Breast Cancer in Asia

201010headline.jpgBreast cancer is now among the most common cancer in many Asian countries. Although the incidence rates are low, they are now increasing at a more rapid rate than in western countries, due to changes in the lifestyle and diet. There are many differences between breast cancer in Asia compared with western countries. The mean age at onset is younger than in the west, and unlike the west, the age-specific incidence decreases after the age of 50 years. Because there is no population-based breast cancer screening program in the majority of Asian countries, the majority of patients are diagnosed at an advanced stage. There is a higher proportion of hormone receptor-negative patients which means these women can be treated with chemotherapy but not hormone therapy, and some evidence that the cancers in Asia are of a higher grade. Most Asian countries with high incidences of breast cancer are low- and middle-income countries, where access to effective care is limited. Because of late detection and inadequate access to care, the survival rate of women with breast cancer in Asia is lower than in western countries. Improving breast health in most of the Asian countries remains a challenge that may be overcome with collaboration from multiple sectors, both public and private.

Who is getting breast cancer?

In Asia, breast cancer occurs most often among women age 50and younger. But having a mother, sister, or daughter with breast cancer could double a woman’s risk. A woman who has already had breast cancer is also at increased risk of developing some other types of cancer. Women who have had certain kinds of benign breast tumors are also at higher risk of later developing breast cancer.Women with unhealthy lifestyles increase their risk of breast cancer. Consumption of more than one alcoholic beverage per day increases the risk of breast cancer. Overweight and obese women also face an increased risk, especially if the weight was gained during adulthood and/or if the excess fat is located at the waistline. An overall lack of exercise adds to an unhealthy lifestyle and increased risk of breast cancer.

Breast Cancer Prevention:

The above-mentioned risk factors of breast cancer reminds us that every woman should keep in mind these tips to better protect themselves from this fatal disease:

• Know your family history of breast cancer. Talk to your doctor to see if you or your loved ones should consider genetic counseling.
• Get moving! Studies have conclusively shown that exercise can help cut down your breast cancer risk and even help breast cancer survivors live longer. So get out there and dance, run, bike, walk, just break a sweat!
• If you’re a smoker, quit! Otherwise avoid second hand smoke. Tobacco exposure may be linked to increased risk for breast cancer.
• Stay informed. Cancer research breakthroughs are constantly introducing new findings. Be aware of the most up-to-date prevention information by visiting forums such as

Breast Cancer Detection

The earlier breast cancer is diagnosed the better the chance of recovery. Women world wide can take proactive steps to knowing their bodies, family history, and risk level, in order to prevent and detect cancer early.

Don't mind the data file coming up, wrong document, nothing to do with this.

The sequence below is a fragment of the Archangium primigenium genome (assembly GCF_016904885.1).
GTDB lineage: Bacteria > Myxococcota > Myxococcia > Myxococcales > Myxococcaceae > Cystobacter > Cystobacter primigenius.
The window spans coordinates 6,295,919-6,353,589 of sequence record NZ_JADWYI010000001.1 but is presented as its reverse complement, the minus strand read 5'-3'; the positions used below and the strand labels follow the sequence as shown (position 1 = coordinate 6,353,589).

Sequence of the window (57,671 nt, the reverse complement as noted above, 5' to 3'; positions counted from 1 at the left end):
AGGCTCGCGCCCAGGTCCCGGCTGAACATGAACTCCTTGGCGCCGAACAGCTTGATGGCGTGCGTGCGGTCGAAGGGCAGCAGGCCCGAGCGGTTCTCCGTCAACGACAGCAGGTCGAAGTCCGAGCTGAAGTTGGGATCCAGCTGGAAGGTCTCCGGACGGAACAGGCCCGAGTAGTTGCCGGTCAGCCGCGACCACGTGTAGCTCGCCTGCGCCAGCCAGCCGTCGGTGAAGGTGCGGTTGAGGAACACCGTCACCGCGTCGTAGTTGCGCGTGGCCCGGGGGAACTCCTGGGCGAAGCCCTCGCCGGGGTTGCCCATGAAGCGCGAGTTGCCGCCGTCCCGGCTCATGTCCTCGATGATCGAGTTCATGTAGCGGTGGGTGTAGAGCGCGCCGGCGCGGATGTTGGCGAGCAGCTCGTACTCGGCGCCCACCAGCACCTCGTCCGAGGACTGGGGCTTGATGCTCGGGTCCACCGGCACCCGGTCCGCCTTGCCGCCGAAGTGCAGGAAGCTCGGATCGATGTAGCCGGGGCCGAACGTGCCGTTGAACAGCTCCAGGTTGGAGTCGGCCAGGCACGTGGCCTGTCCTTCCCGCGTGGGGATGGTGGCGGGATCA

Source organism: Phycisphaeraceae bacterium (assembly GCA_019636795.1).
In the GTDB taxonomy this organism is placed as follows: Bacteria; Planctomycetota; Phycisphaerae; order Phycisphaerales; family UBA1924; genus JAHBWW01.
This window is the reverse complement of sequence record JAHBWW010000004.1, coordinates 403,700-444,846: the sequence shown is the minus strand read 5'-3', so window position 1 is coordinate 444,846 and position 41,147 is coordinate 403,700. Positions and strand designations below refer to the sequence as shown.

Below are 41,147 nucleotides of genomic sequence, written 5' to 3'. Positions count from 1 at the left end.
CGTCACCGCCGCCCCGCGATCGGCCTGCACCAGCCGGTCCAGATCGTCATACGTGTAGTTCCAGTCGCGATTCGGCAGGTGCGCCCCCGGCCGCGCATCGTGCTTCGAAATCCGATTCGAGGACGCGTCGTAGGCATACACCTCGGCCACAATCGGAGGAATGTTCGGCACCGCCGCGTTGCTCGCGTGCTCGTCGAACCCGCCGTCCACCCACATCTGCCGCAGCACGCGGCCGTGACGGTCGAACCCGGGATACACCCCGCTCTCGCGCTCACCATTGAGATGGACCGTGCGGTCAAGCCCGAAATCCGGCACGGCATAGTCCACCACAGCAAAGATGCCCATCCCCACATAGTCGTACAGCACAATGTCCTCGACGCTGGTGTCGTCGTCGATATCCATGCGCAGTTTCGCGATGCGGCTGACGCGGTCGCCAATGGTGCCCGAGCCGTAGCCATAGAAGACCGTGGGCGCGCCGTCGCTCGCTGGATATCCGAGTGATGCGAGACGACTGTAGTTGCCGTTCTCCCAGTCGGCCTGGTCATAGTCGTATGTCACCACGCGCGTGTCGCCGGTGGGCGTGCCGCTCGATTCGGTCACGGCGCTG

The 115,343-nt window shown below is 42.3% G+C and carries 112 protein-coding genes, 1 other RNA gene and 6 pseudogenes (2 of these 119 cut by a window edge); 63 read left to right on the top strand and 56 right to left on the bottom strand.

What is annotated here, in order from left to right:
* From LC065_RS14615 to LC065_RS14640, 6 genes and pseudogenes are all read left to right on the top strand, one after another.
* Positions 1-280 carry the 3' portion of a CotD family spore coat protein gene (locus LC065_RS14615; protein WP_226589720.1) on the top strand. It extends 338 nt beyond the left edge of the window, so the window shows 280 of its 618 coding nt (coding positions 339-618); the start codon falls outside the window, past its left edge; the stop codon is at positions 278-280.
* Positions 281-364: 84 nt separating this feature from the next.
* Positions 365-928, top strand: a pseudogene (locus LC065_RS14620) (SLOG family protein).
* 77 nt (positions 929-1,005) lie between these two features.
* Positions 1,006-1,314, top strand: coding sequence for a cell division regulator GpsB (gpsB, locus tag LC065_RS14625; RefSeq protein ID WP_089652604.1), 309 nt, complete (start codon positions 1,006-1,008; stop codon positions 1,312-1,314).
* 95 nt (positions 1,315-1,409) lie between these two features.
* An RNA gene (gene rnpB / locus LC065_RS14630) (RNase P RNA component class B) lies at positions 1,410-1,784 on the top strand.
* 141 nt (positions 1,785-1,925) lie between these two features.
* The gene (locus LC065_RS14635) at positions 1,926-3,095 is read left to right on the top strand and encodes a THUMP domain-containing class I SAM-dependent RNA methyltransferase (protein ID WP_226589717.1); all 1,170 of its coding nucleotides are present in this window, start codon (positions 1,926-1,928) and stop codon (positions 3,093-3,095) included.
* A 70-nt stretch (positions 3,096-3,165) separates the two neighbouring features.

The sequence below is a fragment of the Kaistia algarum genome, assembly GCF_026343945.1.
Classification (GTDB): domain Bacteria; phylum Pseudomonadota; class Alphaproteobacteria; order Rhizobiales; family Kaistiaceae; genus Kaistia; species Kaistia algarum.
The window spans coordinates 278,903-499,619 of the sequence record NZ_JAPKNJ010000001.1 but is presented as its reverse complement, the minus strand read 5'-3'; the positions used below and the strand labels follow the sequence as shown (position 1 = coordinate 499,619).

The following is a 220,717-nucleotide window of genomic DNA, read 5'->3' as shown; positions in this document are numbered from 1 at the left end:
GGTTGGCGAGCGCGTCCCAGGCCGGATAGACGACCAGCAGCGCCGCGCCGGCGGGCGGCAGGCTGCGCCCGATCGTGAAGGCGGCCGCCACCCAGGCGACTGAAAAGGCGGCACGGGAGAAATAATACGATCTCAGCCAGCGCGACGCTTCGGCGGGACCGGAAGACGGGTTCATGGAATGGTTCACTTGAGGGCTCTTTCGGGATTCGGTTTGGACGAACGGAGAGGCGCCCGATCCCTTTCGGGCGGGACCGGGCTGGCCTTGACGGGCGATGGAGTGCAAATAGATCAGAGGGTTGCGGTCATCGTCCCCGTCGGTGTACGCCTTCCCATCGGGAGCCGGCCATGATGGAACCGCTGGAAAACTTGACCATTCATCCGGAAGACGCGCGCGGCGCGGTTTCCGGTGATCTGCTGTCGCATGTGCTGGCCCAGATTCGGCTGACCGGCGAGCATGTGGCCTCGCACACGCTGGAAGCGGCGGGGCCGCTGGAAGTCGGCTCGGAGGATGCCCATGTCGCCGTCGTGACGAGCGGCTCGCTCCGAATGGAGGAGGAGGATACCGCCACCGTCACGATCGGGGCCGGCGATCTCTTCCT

Screening and Early Detection Chart

Screening Type



Risk level

Self breast exam

Self examination of the breasts to feel for any lumps or irregularities (see instruction panel).

Monthly, starting after puberty


Clinical breast exam

Healthcare provider physically examines the breasts to feel for any lumps or irregularities.



Once or twice a year beginning at age 25*



An x-ray image of the breast that can reveal irregularities and help to detect cancer early when it is most treatable.

Annually, starting at age 40*.


Annually, starting at age 30


Predictive Genetic Testing

Usually several blood samples are taken for laboratory tests, to identify changes in DNA

At time determined by individual’s physician*



Uses radio waves and a magnet to create detailed images of the inside of the body.

Annually, starting at age 30*


*These are suggested screening schedules for high risk individuals regardless of the risk factors. Please consult your physician for a specific screening schedule tailored to your risk profile.

Self Breast Awareness and Examination

Women twenty years of age and older should be proactive about detecting breast cancer. Self breast awareness and examinations are easy and free! Follow the instructions below to use your senses to examine your breasts:

Feel- Be familiar with what your breasts normally feel like, such as tenderness levels and firmness.

Touch– After the age of 20, females should perform monthly self breast exams.

Lie down on your back, place a pillow under one shoulder, and place the pillowed arm behind your head.

Place the pads of the three middle fingers of the opposite hand on the breast and rub in small circles. Start from the bottom far side of the breast.

Apply enough pressure to feel the breast tissue in each spot.

Maintain contact with the breast while moving up and down, working your way across your entire breast, making sure to feel all of the tissue.

Look- Stand in front of a mirror with your arms at your side. Practice holding your arms over your head, then at your side, then placing your hands on your hips, and finally bending forward from the hips (It’s okay to feel as though you are dancing, we encourage you to make this a fun exercise!).

If you notice any changes, swelling, discoloration, or abnormalities contact your doctor for a clinical examination.


If, unfortunately, you or someone you know is diagnosed with breast cancer, see an oncologist who has been trained to treat breast cancer. The currently available treatment options include surgery, chemotherapy, radiation therapy, targeted therapy and hormone therapy. The doctor will suggest the best treatment option depending on your stage at diagnosis.